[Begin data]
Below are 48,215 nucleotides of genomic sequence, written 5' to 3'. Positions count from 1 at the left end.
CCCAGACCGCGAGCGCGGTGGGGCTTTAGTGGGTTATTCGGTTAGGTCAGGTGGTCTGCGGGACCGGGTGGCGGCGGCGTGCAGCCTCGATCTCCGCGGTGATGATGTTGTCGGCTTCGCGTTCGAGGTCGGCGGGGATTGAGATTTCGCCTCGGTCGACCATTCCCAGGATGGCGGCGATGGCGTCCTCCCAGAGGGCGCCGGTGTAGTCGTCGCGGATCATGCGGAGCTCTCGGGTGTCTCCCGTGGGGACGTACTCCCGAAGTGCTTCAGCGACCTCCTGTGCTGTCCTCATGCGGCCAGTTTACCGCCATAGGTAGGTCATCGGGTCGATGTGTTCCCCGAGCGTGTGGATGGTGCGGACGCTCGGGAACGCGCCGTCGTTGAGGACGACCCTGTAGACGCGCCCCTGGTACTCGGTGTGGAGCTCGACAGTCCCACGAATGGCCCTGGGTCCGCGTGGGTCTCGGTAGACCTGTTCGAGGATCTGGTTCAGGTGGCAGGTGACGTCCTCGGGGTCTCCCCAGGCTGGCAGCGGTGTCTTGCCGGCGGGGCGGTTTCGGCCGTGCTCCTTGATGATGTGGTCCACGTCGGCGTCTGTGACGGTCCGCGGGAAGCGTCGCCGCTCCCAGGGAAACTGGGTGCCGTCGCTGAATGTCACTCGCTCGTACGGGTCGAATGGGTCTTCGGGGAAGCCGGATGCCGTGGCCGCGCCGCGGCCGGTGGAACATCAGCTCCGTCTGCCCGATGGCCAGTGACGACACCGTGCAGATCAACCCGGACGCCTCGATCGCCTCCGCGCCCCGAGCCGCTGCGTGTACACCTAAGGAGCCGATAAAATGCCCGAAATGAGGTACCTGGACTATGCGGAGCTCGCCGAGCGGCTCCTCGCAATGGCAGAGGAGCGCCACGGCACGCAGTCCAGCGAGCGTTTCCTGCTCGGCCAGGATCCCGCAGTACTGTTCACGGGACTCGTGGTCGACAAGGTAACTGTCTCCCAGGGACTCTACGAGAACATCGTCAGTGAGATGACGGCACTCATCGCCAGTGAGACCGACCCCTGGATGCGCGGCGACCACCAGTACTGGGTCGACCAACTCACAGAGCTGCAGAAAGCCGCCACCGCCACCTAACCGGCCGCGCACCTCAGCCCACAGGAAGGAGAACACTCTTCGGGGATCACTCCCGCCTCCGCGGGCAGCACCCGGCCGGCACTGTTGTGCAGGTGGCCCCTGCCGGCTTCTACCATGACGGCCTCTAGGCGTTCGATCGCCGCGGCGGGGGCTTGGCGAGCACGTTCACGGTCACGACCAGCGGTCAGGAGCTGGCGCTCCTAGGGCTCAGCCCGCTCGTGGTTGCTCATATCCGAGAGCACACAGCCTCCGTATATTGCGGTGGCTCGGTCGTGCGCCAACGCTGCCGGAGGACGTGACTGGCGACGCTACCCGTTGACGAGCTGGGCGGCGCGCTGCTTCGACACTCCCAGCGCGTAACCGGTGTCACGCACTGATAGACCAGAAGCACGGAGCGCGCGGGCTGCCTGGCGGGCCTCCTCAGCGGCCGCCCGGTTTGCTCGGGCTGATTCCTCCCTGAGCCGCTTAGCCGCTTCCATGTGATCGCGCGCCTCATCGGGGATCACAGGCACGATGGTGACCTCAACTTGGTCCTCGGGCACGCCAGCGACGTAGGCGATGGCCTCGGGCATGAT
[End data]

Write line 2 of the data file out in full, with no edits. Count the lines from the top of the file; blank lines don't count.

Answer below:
CCCAGACCGCGAGCGCGGTGGGGCTTTAGTGGGTTATTCGGTTAGGTCAGGTGGTCTGCGGGACCGGGTGGCGGCGGCGTGCAGCCTCGATCTCCGCGGTGATGATGTTGTCGGCTTCGCGTTCGAGGTCGGCGGGGATTGAGATTTCGCCTCGGTCGACCATTCCCAGGATGGCGGCGATGGCGTCCTCCCAGAGGGCGCCGGTGTAGTCGTCGCGGATCATGCGGAGCTCTCGGGTGTCTCCCGTGGGGACGTACTCCCGAAGTGCTTCAGCGACCTCCTGTGCTGTCCTCATGCGGCCAGTTTACCGCCATAGGTAGGTCATCGGGTCGATGTGTTCCCCGAGCGTGTGGATGGTGCGGACGCTCGGGAACGCGCCGTCGTTGAGGACGACCCTGTAGACGCGCCCCTGGTACTCGGTGTGGAGCTCGACAGTCCCACGAATGGCCCTGGGTCCGCGTGGGTCTCGGTAGACCTGTTCGAGGATCTGGTTCAGGTGGCAGGTGACGTCCTCGGGGTCTCCCCAGGCTGGCAGCGGTGTCTTGCCGGCGGGGCGGTTTCGGCCGTGCTCCTTGATGATGTGGTCCACGTCGGCGTCTGTGACGGTCCGCGGGAAGCGTCGCCGCTCCCAGGGAAACTGGGTGCCGTCGCTGAATGTCACTCGCTCGTACGGGTCGAATGGGTCTTCGGGGAAGCCGGATGCCGTGGCCGCGCCGCGGCCGGTGGAACATCAGCTCCGTCTGCCCGATGGCCAGTGACGACACCGTGCAGATCAACCCGGACGCCTCGATCGCCTCCGCGCCCCGAGCCGCTGCGTGTACACCTAAGGAGCCGATAAAATGCCCGAAATGAGGTACCTGGACTATGCGGAGCTCGCCGAGCGGCTCCTCGCAATGGCAGAGGAGCGCCACGGCACGCAGTCCAGCGAGCGTTTCCTGCTCGGCCAGGATCCCGCAGTACTGTTCACGGGACTCGTGGTCGACAAGGTAACTGTCTCCCAGGGACTCTACGAGAACATCGTCAGTGAGATGACGGCACTCATCGCCAGTGAGACCGACCCCTGGATGCGCGGCGACCACCAGTACTGGGTCGACCAACTCACAGAGCTGCAGAAAGCCGCCACCGCCACCTAACCGGCCGCGCACCTCAGCCCACAGGAAGGAGAACACTCTTCGGGGATCACTCCCGCCTCCGCGGGCAGCACCCGGCCGGCACTGTTGTGCAGGTGGCCCCTGCCGGCTTCTACCATGACGGCCTCTAGGCGTTCGATCGCCGCGGCGGGGGCTTGGCGAGCACGTTCACGGTCACGACCAGCGGTCAGGAGCTGGCGCTCCTAGGGCTCAGCCCGCTCGTGGTTGCTCATATCCGAGAGCACACAGCCTCCGTATATTGCGGTGGCTCGGTCGTGCGCCAACGCTGCCGGAGGACGTGACTGGCGACGCTACCCGTTGACGAGCTGGGCGGCGCGCTGCTTCGACACTCCCAGCGCGTAACCGGTGTCACGCACTGATAGACCAGAAGCACGGAGCGCGCGGGCTGCCTGGCGGGCCTCCTCAGCGGCCGCCCGGTTTGCTCGGGCTGATTCCTCCCTGAGCCGCTTAGCCGCTTCCATGTGATCGCGCGCCTCATCGGGGATCACAGGCACGATGGTGACCTCAACTTGGTCCTCGGGCACGCCAGCGACGTAGGCGATGGCCTCGGGCATGAT